How does this help to frame the issue of homosexuality and pastoral care to gay people (that is, to human beings with same sex attraction)?  On the other hand, what is distinctly Catholic about this formulation?

The Petraeus sex scandal spreads

General David Petraeus’s affair with Paul Broadwell, which led to his resignation as head of the CIA, became known when Ms. Broadwell sent threatening jealous e-mails to another woman, Jill Kelley, whereupon the FBI began its investigation.  Now it turns out that Ms. Kelley was exchanging e-mails with the current head of military operations General John Allen, Petraeus’s successor.  Gen. Allen insists that he had no affair with Ms. Kelley, but the 20,000-30,000 pages worth of e-mails they traded have been described as the equivalent of “phone sex.”

What is going on?  For one thing, 30,000 pages of e-mail over two years breaks down to 41 messages a day.  Didn’t Gen. Allen have anything more to do than trade e-mails–of whatever nature–with a civilian?  Didn’t he have a war to fight?

The two previous commanders in Afghanistan before these two were ousted.  General Stanley McChrystal, was fired because of an undisciplined drinking party with some Rolling Stone reporters.  And the commander before him, Gen. David McKiernan, was fired, though apparently for differences in strategy from the Pentagon rather than for personal failings.

Oh, yes, lest we think these are purely personal vices unconnected to these men’s professional duties, investigators are reporting that they have found classified material in the possession of Ms. Broadwell.

What happened to military honor in the top brass?  Or, at the very minimum, military discipline?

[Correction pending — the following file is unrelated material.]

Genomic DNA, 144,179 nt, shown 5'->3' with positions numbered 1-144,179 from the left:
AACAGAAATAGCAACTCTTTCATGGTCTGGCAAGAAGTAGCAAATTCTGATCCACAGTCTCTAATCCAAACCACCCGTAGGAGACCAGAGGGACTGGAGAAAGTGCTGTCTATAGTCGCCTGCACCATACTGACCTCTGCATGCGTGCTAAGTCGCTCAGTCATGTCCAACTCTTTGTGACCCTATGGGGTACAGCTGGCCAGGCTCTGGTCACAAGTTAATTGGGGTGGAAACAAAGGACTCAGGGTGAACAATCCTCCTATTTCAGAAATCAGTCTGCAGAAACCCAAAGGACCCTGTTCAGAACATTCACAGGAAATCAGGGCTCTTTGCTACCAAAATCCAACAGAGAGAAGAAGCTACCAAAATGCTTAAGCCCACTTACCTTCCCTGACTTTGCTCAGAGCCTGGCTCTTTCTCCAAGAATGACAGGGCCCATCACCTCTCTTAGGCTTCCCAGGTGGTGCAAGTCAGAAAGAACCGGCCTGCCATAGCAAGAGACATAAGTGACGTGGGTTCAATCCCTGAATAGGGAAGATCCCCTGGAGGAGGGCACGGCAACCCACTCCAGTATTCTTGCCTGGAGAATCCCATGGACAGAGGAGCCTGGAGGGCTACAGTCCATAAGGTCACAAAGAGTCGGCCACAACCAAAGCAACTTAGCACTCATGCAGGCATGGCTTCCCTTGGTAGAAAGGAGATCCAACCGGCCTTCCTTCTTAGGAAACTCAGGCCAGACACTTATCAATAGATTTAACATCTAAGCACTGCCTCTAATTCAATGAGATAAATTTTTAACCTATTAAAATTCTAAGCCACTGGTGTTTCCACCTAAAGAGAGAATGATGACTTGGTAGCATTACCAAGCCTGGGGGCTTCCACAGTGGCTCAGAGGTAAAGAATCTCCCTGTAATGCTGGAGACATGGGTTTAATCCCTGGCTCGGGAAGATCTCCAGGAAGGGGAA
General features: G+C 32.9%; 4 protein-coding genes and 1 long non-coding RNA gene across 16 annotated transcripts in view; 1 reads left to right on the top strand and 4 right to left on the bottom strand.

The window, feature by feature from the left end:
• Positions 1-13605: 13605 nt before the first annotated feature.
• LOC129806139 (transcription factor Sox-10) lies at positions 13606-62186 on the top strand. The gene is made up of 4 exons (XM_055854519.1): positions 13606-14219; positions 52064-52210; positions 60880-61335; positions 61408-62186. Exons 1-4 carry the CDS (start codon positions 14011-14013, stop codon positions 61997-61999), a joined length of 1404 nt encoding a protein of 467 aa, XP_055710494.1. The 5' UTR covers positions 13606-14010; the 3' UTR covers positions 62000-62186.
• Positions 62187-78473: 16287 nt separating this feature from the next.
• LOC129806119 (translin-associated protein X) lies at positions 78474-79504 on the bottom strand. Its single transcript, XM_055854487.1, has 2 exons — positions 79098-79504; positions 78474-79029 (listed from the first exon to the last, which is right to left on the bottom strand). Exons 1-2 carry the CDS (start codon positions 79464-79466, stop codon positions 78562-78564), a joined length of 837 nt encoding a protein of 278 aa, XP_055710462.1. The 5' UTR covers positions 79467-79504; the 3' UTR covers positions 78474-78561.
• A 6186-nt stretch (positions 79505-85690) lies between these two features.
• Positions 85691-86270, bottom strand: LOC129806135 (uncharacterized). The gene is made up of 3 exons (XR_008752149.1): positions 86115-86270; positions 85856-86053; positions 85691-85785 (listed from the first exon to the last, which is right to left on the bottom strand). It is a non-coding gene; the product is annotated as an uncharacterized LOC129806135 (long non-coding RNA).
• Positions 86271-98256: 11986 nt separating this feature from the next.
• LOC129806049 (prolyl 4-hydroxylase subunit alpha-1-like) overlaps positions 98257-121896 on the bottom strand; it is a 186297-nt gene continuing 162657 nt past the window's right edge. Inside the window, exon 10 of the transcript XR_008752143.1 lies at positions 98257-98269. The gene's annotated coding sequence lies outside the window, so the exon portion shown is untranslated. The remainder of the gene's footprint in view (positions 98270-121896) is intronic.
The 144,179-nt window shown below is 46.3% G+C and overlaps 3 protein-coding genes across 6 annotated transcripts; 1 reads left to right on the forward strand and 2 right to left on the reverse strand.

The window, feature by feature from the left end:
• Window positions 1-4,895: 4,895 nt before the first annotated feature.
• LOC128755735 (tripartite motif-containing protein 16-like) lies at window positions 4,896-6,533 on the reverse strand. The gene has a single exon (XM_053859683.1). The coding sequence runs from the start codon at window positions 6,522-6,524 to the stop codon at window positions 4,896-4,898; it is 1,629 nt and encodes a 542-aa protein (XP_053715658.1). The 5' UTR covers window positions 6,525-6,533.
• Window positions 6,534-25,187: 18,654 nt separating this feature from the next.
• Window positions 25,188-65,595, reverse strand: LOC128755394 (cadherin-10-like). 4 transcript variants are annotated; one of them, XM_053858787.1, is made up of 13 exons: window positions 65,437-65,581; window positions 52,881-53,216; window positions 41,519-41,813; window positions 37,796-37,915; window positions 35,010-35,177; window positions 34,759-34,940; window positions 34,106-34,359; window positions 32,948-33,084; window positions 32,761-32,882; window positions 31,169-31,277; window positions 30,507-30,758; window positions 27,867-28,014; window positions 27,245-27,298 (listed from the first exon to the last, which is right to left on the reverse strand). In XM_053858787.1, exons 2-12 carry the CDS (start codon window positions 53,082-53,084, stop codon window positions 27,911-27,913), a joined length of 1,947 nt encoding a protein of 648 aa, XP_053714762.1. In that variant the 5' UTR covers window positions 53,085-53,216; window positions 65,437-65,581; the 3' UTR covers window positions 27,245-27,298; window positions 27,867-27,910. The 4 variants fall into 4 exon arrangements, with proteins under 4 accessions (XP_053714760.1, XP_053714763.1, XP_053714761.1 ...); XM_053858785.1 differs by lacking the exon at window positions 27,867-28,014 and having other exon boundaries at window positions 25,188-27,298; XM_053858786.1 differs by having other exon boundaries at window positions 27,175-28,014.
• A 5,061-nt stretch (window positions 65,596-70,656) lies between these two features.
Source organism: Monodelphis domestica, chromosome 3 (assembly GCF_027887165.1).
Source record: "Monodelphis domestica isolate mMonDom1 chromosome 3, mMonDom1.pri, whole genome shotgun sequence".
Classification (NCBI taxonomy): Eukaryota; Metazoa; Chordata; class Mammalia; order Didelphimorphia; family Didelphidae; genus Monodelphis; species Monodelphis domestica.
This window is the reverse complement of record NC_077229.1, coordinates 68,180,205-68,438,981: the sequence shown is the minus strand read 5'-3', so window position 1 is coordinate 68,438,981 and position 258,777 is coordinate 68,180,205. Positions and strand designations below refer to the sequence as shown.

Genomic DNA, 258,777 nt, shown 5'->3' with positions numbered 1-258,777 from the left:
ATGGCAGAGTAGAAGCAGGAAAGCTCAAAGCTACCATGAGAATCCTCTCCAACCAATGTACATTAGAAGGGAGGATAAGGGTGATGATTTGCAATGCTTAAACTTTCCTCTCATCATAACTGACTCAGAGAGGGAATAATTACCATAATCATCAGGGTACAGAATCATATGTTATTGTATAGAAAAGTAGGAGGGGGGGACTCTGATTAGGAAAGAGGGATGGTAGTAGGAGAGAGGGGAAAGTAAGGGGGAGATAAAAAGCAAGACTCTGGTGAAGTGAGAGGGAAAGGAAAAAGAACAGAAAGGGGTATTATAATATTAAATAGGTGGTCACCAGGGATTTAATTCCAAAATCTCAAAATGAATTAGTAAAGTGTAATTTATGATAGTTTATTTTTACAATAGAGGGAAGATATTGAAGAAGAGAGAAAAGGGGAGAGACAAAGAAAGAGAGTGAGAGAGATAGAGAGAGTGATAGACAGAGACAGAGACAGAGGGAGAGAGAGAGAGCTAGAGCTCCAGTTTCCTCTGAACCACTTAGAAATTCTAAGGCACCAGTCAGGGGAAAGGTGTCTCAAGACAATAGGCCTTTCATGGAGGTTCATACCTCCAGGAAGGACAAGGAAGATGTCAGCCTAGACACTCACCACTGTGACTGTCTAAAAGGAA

Paula Broadwell photos: David Petraeus’ mistress discovered lying low in DC | Mail Online.

How Christians can live in a non-Christian culture

Yesterday we discussed a post from my colleague Mark Mitchell:  The Culture of Hospitality | Front Porch Republic.  I’d like to focus on one line that he cites from the Epistle of Mathetes to Diognetus written in the 2nd century A.D. (or maybe even earlier).  It describes how the very earliest Christians lived in the Roman Empire:

“they marry, as do all [others]; they beget children but they do not destroy their offspring. They have a common table, but not a common bed.”

Isn’t this the same thing Christians are called to do today against the same cultural pressures?  Get married; back then even the Roman pagans did this, and that might change.  But whatever happens, Christians will still practice marriage and cultivate families.  Beget children and do not destroy them; that is,  don’t get abortions. Don’t have “a common bed”; that is, don’t be sexually promiscuous.  But do have “a common table”; that is, be hospitable to all, inviting even non-believers into your home so as to get to know them and so they can get to know you and your faith.

Keeping these simple distinctives, Christians would eventually win over the Roman empire.  Maybe if we did the same things, Christians might eventually win over the American empire.